Much time and effort has been consumed in defining both private and public prescriptive ways or in proving an implied right of access. The proponent in each case bears a heavy burden of proof. The cases are dependent on the peculiar facts in each instance. Unless all parties can agree, the facts in each case may need to be laid before a court in order that a decree may be obtained and recorded in the public records.

Some of the many facts which must be examined include: who pays the taxes; does someone live on the land; what type of use is being claimed; is the use daily or seasonal; was a claimed closure such that the user would have reason to know; was the closure by a permanent fence or by a temporary gate; does a practical alternative route exist.

Alternative access is one of the most overlooked factors. If there is no other practical or feasible means of getting to the property, regardless of the cost, the courts are more likely to find a means of access since, as noted, one attribute of ownership is access. If there is an alternative route, even though it might be expensive, the opponent may be able to block the access.

Even if existence of an access right can be established, there may be limitations. Proof of access by foot does not necessarily imply access by vehicle. Proof of seasonal access may not establish year-round access. Establishment of access by foot or by vehicle may not satisfy the building regulations of the jurisdiction where the land is located. Boulder County, for example, has stringent requirements for the construction of roads and driveways. A building permit might be rejected because of the steepness of the access road.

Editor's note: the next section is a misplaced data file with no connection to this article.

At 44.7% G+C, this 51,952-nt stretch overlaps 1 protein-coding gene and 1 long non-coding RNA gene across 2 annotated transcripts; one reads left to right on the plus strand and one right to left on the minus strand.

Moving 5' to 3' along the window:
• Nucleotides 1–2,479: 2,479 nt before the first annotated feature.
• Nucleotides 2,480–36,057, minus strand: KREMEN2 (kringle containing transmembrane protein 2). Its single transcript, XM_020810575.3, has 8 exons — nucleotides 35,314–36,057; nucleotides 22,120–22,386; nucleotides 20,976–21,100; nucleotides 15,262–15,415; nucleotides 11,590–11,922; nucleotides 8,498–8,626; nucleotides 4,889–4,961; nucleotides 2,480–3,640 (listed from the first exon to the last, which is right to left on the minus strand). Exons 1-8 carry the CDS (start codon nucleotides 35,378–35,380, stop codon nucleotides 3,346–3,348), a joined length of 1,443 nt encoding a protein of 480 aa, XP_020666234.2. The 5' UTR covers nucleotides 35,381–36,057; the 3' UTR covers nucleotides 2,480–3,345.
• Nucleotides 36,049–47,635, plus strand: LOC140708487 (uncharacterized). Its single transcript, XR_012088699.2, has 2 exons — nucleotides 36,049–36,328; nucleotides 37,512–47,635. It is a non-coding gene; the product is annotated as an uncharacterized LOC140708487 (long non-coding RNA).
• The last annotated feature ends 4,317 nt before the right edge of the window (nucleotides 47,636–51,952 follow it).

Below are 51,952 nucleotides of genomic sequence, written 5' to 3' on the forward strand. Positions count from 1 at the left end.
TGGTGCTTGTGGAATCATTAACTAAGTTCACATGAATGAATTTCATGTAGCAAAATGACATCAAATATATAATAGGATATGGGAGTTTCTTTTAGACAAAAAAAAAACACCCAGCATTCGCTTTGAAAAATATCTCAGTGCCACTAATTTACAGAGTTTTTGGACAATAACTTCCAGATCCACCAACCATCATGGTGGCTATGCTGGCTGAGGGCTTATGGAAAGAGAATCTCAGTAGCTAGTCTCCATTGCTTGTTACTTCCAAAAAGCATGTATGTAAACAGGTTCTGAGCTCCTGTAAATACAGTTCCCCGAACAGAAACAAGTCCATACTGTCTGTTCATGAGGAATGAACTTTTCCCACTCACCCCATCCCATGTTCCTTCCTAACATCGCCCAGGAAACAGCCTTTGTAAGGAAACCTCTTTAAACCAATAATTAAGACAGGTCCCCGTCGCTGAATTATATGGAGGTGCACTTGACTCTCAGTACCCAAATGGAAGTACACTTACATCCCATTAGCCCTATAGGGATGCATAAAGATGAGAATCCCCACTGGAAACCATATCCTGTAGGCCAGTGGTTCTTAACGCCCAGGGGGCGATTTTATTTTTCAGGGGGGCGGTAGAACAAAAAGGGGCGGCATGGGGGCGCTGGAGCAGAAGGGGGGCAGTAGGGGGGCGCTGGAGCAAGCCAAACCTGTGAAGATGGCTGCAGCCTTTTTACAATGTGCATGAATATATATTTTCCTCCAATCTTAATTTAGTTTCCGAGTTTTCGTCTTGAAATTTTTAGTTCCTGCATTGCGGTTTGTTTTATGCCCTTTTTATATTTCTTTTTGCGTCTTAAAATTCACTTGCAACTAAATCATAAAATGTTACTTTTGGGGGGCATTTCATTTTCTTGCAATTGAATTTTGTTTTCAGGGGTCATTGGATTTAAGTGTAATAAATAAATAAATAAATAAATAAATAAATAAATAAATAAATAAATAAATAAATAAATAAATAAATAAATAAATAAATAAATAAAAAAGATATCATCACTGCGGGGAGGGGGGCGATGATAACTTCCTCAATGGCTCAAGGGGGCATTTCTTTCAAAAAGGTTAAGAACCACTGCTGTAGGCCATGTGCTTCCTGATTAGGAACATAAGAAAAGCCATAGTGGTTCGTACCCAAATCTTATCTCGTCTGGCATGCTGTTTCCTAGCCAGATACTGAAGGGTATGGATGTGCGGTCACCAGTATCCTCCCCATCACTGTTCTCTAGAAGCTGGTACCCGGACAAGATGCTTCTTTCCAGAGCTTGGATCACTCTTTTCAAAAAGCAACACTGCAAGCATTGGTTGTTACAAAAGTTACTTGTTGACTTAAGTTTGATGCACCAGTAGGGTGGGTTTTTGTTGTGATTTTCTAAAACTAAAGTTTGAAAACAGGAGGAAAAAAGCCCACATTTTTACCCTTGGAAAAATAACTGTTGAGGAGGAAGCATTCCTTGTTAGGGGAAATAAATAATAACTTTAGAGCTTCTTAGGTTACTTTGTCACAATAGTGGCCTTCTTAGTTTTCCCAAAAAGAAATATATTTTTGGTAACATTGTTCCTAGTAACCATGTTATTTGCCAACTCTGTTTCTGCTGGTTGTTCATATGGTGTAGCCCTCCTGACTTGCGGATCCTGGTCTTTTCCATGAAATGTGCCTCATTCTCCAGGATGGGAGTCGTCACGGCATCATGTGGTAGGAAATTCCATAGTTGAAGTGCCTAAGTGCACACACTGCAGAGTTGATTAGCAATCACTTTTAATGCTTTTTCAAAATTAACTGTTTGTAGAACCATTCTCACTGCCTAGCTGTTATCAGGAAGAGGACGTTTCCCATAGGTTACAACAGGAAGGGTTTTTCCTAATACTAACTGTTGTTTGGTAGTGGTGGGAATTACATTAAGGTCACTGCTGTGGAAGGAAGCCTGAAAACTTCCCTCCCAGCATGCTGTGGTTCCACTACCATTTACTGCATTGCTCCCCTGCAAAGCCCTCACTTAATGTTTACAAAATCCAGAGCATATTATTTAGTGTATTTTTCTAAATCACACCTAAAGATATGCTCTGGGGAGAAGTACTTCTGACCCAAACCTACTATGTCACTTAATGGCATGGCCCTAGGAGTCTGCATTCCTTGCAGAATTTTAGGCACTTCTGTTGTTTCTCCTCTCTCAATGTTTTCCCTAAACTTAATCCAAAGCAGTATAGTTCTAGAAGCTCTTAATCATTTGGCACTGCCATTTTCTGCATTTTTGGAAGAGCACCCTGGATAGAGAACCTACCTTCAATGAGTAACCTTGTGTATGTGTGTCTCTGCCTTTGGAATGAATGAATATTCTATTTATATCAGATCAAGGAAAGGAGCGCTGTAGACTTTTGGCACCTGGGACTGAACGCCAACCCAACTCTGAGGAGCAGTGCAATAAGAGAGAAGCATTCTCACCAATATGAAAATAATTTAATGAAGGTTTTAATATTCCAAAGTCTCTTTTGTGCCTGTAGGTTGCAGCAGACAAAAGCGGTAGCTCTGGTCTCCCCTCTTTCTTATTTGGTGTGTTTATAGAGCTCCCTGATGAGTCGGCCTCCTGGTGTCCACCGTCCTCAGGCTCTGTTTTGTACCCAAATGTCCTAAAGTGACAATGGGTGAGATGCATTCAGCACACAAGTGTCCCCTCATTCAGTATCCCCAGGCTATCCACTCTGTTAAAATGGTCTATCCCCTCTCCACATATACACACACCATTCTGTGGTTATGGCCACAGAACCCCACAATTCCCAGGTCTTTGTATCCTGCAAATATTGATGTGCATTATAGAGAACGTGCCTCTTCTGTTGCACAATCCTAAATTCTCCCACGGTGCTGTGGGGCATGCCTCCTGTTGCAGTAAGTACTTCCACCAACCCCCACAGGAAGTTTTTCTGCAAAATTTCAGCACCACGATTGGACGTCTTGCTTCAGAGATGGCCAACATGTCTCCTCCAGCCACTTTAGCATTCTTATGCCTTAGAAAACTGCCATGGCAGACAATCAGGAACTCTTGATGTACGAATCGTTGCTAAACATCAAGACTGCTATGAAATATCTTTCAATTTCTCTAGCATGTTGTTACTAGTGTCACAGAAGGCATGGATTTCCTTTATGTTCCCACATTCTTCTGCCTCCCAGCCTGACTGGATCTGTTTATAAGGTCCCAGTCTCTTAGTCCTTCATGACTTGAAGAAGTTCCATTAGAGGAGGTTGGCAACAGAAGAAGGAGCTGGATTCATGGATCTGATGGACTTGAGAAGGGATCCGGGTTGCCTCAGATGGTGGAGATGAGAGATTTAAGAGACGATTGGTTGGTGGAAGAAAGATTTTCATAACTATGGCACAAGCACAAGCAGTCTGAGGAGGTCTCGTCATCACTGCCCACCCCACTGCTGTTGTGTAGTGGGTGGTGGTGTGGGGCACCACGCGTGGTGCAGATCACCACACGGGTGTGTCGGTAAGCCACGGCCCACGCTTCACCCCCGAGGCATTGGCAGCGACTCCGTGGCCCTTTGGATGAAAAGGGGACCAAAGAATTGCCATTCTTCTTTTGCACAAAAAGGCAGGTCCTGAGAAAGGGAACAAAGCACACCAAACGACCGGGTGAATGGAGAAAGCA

There is no easy "rule of thumb" that can be given to establish (or prevent) access. Each case must be examined and all of the facts, circumstances and history must be taken into account and weighed.

Unless the parties can reach a written agreement, the facts need to be established to the satisfaction of a court and a decree needs to be issued. Recording evidence of the facts alone will not satisfy the law. A competent attorney knowledgeable in the field should be consulted regarding access matters before property is purchased or promptly after questions are raised.


The foregoing is one of a series of information letters provided occasionally and without any regularity to clients, friends and associates of Karl F. Anuta. It is not intended as legal advice nor as a solicitation of legal business, but rather identifies a topic of current interest or concern.

Karl Anuta is a local Land Use Attorney. You may reach Mr. Anuta at:
1720 14th Street, Boulder, CO 80302 USA, or call 303-444-7660


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The Land Use Coalition is a grassroots, non-partisan organization dedicated to informing, supporting and protecting citizens, and their property rights in Boulder County, while also supporting open space, wildlife and reasonable land use regulations. For more information contact the Land Use Coalition at contactus@landusecoalition.org